on the biodiversity of the area along the City of Joondalup’s coastal foreshore. This project will focus on
    developing signage at three key locations that experience high levels of visitation, being at Burns Beach, Tom
    Simpson Park, Mullaloo and the coastal dual-use path at Marmion.
    The goals of this project are:

     ƒƒ   To increase community awareness about the biodiversity of the area and its importance;
     ƒƒ   To educate visitors to the area about how they can act appropriately to protect the biodiversity of the
     ƒƒ   To provide visitors to the area with an environmental interpretive experience; and
     ƒƒ   To act as an additional attraction to encourage people to visit the coastal foreshore area.

    LAB On-the-Ground Project 2: Creating Native Gardens to Build Biodiversity
    The City of Joondalup has developed a concept design that will be applied to the City’s seven major arterial
    roads that connect the coastline in the west to the wetlands in the east. The concept design will incorporate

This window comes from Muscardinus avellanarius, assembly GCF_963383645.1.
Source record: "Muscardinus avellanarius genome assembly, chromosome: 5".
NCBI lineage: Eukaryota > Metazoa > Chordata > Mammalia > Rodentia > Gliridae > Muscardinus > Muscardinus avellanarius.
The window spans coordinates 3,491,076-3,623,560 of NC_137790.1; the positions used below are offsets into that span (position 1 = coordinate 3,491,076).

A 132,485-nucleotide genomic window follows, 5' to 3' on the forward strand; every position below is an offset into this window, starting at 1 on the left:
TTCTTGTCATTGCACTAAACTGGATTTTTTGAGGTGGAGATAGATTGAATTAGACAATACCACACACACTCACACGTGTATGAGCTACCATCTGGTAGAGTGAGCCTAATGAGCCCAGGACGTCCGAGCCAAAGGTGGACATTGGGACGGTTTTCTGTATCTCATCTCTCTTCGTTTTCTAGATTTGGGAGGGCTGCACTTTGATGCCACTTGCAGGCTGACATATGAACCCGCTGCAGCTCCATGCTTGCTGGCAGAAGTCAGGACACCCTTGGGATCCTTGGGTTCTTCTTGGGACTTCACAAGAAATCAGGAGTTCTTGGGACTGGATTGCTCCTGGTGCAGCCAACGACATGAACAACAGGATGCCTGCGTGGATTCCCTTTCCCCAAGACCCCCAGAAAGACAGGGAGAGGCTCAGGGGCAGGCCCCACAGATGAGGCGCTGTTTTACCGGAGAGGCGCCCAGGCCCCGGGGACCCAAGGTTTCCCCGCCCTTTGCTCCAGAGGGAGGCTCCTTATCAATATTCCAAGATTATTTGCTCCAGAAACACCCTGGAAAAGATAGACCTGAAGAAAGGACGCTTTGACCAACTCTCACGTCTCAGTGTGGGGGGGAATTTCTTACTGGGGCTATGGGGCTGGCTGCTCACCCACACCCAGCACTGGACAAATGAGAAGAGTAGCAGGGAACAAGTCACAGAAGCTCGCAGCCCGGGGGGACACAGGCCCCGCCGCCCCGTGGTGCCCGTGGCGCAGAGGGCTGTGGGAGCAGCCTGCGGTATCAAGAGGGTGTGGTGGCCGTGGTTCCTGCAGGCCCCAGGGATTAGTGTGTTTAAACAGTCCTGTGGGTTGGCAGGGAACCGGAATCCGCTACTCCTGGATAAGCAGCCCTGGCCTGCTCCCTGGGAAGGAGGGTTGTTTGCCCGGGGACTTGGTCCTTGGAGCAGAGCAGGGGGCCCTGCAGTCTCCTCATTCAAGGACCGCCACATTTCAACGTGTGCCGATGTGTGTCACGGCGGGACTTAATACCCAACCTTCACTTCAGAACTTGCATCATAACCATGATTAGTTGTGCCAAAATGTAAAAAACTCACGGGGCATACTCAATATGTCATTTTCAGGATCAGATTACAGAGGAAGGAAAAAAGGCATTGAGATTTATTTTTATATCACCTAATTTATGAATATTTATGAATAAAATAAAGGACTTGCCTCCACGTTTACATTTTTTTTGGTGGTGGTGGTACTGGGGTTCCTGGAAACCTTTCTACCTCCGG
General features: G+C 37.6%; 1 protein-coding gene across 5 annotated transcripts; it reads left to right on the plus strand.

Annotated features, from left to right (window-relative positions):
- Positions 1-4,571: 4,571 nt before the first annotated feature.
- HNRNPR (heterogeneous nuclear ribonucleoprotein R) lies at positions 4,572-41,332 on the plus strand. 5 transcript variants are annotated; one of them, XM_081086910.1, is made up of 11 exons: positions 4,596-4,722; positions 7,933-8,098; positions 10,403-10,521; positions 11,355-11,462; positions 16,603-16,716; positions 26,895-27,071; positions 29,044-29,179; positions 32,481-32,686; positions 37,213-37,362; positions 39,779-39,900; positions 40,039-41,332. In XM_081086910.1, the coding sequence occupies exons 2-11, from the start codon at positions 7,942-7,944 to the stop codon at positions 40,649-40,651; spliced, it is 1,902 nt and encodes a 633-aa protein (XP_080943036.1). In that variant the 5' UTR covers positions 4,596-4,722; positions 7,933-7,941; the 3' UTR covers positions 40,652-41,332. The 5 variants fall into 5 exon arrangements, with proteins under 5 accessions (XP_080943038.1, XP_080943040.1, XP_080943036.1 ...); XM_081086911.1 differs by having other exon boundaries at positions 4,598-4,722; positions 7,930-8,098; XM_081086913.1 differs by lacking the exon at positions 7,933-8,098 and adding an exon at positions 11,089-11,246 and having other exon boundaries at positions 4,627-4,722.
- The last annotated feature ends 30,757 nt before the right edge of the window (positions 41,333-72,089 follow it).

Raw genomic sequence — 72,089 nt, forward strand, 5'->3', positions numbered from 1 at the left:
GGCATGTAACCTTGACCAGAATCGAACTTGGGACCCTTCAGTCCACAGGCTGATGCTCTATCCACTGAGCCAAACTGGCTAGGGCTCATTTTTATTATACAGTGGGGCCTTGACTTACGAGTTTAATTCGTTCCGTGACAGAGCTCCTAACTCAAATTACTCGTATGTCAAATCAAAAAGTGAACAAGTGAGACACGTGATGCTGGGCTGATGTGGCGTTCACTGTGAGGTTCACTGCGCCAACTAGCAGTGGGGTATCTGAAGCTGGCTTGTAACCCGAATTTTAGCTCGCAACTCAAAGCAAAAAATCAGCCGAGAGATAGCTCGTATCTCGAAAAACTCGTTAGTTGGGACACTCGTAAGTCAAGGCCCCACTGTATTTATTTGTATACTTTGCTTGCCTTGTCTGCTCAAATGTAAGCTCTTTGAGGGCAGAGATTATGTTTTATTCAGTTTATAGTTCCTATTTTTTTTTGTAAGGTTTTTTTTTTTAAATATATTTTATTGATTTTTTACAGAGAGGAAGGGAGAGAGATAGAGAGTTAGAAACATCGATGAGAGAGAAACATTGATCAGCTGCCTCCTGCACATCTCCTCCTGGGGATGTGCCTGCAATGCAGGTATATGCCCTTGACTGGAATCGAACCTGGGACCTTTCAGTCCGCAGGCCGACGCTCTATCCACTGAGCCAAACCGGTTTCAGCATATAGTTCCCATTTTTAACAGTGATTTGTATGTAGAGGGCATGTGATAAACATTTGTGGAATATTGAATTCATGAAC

water sensitive urban design and will replicate the progression of indigenous flora that exists within the
    different west-east biodiversity zones of the City.
    The goals of this project are:

     ƒƒ   To reduce water consumption through the creation of natural gardens from local native species;
     ƒƒ   To introduce local endemic species so as to showcase the original species of the Swan Coastal Plain;
     ƒƒ   To provide the community with a highly visible reference point for raising the awareness of local
          biodiversity and water wise garden design;
     ƒƒ   To create biodiversity linkages between the western coastline and the eastern wetlands.

Biodiversity Action Plan

LAB On-the-Ground Project 3: Yellagonga Biodiversity and Cultural Heritage
Research Project
This project will focus on gaining a greater understanding of the indigenous biodiversity, lifestyle and heritage
that was experienced by the indigenous Noongar people who once inhabited the Yellagonga Regional Park.